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The Shot by Naima Brown

Kristy Shaw is unhappily living in a small American town. She lives with her family in a trailer, works in a dead-end job, and is still distraught several years on after being dumped by her first love, Max Irving. She isn’t even sure she likes her best friend Debbie that much – her only joy these days is going for late night runs with the family dog, Mercy.

But then she meets TV producer Mara Bolt, a ruthless personality intent on casting her latest reality TV show. She is looking for a young woman who is pining for a lost love, someone not particularly attractive and who is willing to undergo a ‘Total Body Transformation’ with the aim of recapturing her lost love’s affection. So Kristy decides to say yes to this extreme reality TV concept, in the hopes of Max falling in love with her again. She will look completely different after multiple plastic surgeries – gorgeous, in fact – and will also be coached to be confident and have new interests. But there is a big catch to all of this. She only has thirty days to secure Max’s love – with a big reveal on camera as she tells him about her real identity – otherwise she will have her surgeries reversed and go back to her previous life.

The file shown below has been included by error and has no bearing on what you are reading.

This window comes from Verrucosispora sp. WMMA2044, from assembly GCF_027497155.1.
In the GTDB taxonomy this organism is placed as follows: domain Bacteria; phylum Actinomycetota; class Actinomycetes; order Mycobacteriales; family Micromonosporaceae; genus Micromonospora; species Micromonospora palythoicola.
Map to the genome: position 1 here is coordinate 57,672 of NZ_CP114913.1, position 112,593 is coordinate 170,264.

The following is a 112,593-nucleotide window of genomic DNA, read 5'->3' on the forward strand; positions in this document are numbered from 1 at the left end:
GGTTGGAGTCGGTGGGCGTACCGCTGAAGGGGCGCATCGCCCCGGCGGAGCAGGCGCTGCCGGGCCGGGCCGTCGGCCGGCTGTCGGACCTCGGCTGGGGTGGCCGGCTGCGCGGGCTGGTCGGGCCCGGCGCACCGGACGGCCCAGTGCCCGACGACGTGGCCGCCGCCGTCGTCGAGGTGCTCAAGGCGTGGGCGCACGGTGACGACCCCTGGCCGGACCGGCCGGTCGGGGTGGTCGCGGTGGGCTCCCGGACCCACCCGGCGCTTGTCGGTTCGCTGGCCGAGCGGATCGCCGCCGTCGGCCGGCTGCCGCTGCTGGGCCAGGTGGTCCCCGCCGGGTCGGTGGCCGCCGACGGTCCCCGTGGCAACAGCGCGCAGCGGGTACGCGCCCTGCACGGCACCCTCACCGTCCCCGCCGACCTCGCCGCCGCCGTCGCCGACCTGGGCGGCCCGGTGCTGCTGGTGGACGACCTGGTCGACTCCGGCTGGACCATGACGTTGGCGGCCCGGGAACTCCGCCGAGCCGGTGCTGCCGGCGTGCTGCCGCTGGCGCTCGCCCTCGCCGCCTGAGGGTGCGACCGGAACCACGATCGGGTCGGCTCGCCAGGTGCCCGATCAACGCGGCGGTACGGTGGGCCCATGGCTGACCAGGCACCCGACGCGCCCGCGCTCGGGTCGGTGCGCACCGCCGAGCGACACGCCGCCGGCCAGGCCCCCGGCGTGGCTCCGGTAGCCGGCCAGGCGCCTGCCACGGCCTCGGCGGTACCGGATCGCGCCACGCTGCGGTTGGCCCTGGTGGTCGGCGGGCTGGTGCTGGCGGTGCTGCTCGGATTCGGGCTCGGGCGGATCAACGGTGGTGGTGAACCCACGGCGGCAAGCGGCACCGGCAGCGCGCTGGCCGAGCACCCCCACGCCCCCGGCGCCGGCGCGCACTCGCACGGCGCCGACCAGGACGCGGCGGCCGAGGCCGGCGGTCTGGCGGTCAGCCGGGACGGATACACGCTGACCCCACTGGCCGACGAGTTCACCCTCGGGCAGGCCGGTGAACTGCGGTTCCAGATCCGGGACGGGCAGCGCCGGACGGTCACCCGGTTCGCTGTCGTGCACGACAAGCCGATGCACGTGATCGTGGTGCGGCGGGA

Things are even more complicated in this high--concept novel, when Mara’s life and her past are revealed also. There are secrets, and wounds that are immense, and Mara forms an unlikely bond with Kristy for a short time – but ultimately the show must go on, whatever Mara’s feelings.

The Shot is a novel that is larger than life, and it explores themes of beauty and obsession, in the realm of a reality TV show that is pushing boundaries many steps too far. It’s a well-written read that I enjoyed on one hand but felt uncomfortable as well, as for a book that explores ideas of beauty, many of the events in the book have a raw ugliness to them. But I suspect this what the author was aiming for in concept and tone. It’s the type of read that lingers in the mind a long time after the story has ended. So all in all, a novel that I would recommend, if you are interested in delving more into the world of extreme reality TV, and the world’s obsession with image and beauty.

Reviewer: Karen McMillan

Pan Macmillan Publishing


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